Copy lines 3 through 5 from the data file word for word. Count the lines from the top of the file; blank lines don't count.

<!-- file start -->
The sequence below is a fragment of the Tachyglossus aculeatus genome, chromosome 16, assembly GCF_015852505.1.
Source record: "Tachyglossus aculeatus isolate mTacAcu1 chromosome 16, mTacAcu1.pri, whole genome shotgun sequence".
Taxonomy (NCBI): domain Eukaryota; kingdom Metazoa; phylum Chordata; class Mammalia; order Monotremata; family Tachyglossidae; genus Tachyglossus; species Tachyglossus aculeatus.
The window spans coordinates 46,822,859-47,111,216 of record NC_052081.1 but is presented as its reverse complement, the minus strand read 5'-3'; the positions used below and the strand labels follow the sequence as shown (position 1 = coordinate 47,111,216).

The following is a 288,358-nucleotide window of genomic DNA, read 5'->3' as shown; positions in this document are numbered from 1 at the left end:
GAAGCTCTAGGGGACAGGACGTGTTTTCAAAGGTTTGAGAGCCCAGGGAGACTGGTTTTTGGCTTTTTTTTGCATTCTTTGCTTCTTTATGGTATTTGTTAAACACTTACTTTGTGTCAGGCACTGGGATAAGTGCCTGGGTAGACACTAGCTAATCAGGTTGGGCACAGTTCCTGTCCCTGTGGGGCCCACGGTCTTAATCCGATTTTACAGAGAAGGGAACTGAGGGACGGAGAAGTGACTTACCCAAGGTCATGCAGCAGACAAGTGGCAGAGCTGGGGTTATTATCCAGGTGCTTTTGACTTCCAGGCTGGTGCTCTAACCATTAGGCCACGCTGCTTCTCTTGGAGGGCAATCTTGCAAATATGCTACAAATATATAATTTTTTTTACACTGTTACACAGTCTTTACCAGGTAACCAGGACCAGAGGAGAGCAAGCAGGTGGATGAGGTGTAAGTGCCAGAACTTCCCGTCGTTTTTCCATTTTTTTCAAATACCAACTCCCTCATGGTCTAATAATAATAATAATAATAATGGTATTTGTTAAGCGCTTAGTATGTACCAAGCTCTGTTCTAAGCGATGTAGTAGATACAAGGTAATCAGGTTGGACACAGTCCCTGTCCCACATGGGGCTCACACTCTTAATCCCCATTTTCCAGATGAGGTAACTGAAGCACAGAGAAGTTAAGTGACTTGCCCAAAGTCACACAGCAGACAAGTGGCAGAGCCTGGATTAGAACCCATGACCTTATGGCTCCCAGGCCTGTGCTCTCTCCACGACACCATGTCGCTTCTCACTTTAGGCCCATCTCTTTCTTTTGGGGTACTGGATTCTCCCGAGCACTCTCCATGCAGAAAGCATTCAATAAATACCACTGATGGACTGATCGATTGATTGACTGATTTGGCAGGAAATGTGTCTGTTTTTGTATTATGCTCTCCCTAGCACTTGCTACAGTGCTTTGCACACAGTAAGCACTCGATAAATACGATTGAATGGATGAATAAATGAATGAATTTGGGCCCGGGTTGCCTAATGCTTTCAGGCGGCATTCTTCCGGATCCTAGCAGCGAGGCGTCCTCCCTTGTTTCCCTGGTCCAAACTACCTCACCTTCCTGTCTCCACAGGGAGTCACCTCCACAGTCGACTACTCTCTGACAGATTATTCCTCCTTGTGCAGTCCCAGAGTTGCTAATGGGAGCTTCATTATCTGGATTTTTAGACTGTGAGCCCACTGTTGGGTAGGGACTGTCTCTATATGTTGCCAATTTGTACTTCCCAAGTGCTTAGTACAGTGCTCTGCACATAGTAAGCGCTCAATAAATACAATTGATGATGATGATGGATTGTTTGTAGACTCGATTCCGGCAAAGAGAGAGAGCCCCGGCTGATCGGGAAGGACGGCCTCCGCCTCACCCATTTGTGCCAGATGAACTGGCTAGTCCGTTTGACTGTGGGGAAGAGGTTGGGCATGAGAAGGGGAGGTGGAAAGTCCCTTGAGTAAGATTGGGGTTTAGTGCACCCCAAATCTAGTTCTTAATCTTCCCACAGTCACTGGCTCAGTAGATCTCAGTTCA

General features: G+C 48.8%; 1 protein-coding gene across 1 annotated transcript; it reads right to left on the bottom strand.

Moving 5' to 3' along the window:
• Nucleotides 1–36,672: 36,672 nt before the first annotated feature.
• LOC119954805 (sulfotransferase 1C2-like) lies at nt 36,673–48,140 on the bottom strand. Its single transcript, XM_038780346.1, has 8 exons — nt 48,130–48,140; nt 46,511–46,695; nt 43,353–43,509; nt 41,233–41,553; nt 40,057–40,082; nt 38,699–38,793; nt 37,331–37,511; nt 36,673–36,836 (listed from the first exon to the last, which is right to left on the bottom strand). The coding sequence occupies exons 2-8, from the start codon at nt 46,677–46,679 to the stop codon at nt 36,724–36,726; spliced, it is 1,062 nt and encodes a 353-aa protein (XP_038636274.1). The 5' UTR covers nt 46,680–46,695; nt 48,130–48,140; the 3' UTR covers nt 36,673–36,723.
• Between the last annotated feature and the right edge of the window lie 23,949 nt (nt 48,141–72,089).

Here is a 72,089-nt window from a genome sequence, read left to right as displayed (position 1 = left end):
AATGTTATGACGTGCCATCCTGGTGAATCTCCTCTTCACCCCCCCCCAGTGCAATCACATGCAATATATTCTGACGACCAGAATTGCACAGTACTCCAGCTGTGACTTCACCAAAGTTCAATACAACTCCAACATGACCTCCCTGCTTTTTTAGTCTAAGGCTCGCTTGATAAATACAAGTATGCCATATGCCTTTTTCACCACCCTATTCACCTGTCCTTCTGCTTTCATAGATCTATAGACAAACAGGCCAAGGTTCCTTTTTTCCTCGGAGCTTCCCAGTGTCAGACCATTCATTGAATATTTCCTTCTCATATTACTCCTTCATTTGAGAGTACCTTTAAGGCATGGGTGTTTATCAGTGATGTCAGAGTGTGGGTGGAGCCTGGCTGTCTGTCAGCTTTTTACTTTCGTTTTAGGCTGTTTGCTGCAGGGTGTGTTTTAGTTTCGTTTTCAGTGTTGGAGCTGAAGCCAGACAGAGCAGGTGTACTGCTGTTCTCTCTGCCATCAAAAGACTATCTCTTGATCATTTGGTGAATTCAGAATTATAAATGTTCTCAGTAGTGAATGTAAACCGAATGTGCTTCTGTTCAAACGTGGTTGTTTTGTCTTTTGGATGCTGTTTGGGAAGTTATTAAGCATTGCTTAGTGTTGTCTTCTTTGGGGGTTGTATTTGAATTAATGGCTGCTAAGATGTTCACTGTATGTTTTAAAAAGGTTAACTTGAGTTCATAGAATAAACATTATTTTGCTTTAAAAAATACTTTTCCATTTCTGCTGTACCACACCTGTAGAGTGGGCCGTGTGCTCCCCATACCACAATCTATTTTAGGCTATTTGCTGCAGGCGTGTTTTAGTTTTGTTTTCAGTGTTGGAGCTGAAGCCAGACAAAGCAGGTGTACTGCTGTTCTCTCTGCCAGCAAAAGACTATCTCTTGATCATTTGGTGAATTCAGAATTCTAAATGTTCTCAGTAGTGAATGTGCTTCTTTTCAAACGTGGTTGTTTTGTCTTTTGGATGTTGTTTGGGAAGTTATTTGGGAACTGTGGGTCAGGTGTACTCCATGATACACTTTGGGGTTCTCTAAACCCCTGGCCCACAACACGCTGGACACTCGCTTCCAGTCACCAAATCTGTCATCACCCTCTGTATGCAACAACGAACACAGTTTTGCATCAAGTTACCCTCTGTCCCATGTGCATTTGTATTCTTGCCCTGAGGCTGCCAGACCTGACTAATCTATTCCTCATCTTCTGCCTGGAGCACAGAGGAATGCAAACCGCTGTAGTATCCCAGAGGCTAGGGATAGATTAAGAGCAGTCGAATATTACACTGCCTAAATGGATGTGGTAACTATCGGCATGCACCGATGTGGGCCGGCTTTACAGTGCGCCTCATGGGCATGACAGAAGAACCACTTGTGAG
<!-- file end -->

Taxonomy (NCBI): domain Eukaryota; kingdom Metazoa; phylum Chordata; class Mammalia; order Monotremata; family Tachyglossidae; genus Tachyglossus; species Tachyglossus aculeatus.
The window spans coordinates 46,822,859-47,111,216 of record NC_052081.1 but is presented as its reverse complement, the minus strand read 5'-3'; the positions used below and the strand labels follow the sequence as shown (position 1 = coordinate 47,111,216).

The following is a 288,358-nucleotide window of genomic DNA, read 5'->3' as shown; positions in this document are numbered from 1 at the left end: